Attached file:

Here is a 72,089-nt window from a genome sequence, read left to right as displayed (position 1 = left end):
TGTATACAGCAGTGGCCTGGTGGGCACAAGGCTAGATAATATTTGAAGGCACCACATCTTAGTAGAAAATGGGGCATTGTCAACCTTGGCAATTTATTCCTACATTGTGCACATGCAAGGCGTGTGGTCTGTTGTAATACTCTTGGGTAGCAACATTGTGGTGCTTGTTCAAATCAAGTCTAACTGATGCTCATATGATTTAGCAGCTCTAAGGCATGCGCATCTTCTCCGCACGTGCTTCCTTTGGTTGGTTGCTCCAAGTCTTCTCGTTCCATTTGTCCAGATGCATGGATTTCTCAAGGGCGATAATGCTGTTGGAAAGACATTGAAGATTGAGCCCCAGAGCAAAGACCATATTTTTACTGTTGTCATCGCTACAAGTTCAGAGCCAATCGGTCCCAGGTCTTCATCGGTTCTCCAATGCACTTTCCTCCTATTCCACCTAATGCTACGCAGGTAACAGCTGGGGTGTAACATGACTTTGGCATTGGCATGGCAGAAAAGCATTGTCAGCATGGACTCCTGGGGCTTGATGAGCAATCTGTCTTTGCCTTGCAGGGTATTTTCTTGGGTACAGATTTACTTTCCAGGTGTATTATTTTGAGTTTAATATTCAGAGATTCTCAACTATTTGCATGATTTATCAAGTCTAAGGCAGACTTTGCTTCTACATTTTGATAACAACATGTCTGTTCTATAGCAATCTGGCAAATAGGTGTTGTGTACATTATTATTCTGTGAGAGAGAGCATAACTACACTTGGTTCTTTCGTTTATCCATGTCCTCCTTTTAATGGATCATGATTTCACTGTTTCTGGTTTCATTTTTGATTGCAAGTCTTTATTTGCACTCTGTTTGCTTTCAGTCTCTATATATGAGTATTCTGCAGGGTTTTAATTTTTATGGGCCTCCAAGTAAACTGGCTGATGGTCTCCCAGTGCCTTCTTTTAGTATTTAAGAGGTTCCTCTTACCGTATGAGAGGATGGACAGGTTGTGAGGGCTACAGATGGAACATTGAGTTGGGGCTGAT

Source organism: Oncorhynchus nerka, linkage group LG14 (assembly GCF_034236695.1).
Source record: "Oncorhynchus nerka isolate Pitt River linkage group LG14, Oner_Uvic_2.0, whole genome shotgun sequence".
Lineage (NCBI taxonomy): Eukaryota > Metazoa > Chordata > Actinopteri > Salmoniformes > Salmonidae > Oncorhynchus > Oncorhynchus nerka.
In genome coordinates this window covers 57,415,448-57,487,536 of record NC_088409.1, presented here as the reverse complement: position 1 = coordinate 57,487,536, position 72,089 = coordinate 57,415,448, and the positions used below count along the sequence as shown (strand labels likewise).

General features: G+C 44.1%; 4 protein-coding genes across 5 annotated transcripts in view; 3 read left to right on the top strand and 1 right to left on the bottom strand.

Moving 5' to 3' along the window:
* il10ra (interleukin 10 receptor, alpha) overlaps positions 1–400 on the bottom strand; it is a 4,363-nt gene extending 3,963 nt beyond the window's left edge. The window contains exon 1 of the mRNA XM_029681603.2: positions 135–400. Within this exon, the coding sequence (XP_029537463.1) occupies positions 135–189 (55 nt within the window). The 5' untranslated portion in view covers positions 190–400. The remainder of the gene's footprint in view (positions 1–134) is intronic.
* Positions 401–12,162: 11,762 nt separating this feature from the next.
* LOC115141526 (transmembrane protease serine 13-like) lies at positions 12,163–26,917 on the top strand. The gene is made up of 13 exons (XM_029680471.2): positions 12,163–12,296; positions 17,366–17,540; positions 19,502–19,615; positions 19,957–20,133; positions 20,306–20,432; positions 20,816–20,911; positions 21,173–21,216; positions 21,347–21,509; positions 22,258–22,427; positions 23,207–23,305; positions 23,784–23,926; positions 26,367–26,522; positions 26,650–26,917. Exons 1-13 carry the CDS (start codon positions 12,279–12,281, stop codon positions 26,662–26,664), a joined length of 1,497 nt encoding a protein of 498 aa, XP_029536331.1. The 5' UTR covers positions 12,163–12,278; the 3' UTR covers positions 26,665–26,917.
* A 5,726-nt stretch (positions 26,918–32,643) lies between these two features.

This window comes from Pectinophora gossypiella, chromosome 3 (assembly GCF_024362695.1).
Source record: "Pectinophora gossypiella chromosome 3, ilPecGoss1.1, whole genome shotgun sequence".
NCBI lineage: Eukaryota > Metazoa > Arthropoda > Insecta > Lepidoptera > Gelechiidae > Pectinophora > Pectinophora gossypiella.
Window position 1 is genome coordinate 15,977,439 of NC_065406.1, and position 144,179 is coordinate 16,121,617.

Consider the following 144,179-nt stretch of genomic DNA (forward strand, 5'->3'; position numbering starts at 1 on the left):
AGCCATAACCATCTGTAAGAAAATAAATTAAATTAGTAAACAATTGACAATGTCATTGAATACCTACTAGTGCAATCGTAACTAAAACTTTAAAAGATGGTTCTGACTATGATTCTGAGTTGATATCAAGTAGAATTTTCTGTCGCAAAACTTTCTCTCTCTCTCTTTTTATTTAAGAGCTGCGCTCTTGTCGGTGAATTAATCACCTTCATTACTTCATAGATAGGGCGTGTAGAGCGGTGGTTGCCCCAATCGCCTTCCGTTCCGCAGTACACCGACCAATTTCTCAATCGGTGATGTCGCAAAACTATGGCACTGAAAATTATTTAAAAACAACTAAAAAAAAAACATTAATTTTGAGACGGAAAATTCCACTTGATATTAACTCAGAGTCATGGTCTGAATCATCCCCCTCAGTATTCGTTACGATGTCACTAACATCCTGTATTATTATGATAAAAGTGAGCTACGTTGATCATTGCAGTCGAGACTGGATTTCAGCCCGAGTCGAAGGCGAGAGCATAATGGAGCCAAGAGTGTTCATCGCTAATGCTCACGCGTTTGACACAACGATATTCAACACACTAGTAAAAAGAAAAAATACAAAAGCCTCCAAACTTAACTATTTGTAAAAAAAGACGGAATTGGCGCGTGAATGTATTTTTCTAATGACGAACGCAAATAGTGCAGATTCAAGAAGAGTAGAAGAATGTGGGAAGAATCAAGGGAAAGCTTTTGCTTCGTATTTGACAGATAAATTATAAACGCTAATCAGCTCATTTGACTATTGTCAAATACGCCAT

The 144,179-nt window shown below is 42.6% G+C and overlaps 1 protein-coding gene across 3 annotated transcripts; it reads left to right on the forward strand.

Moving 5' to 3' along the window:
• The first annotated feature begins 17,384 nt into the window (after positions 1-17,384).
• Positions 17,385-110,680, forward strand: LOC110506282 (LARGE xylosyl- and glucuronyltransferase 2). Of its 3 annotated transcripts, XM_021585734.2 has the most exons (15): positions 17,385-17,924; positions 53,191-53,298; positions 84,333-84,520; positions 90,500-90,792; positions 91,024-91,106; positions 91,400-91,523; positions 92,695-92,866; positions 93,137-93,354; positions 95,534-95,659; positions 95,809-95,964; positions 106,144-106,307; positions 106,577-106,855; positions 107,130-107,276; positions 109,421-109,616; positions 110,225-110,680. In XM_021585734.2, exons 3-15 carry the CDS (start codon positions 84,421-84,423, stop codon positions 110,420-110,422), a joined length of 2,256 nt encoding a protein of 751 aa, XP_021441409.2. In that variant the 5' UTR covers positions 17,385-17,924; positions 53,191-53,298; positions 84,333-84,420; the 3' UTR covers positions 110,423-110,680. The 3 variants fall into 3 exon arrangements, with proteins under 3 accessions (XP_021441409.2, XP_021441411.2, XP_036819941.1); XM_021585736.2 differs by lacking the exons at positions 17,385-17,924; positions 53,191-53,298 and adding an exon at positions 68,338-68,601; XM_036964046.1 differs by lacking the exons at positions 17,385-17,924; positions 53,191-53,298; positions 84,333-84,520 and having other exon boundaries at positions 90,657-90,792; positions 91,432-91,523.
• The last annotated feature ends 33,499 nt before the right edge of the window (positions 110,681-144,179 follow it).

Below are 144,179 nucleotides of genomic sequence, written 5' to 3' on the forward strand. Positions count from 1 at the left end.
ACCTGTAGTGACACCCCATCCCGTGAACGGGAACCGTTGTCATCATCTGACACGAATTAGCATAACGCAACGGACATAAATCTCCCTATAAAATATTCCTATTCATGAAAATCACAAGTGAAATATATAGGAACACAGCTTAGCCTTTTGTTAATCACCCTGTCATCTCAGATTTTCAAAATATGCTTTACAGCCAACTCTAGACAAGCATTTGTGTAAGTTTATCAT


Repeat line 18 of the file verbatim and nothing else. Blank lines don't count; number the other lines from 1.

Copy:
AGCCATAACCATCTGTAAGAAAATAAATTAAATTAGTAAACAATTGACAATGTCATTGAATACCTACTAGTGCAATCGTAACTAAAACTTTAAAAGATGGTTCTGACTATGATTCTGAGTTGATATCAAGTAGAATTTTCTGTCGCAAAACTTTCTCTCTCTCTCTTTTTATTTAAGAGCTGCGCTCTTGTCGGTGAATTAATCACCTTCATTACTTCATAGATAGGGCGTGTAGAGCGGTGGTTGCCCCAATCGCCTTCCGTTCCGCAGTACACCGACCAATTTCTCAATCGGTGATGTCGCAAAACTATGGCACTGAAAATTATTTAAAAACAACTAAAAAAAAAACATTAATTTTGAGACGGAAAATTCCACTTGATATTAACTCAGAGTCATGGTCTGAATCATCCCCCTCAGTATTCGTTACGATGTCACTAACATCCTGTATTATTATGATAAAAGTGAGCTACGTTGATCATTGCAGTCGAGACTGGATTTCAGCCCGAGTCGAAGGCGAGAGCATAATGGAGCCAAGAGTGTTCATCGCTAATGCTCACGCGTTTGACACAACGATATTCAACACACTAGTAAAAAGAAAAAATACAAAAGCCTCCAAACTTAACTATTTGTAAAAAAAGACGGAATTGGCGCGTGAATGTATTTTTCTAATGACGAACGCAAATAGTGCAGATTCAAGAAGAGTAGAAGAATGTGGGAAGAATCAAGGGAAAGCTTTTGCTTCGTATTTGACAGATAAATTATAAACGCTAATCAGCTCATTTGACTATTGTCAAATACGCCAT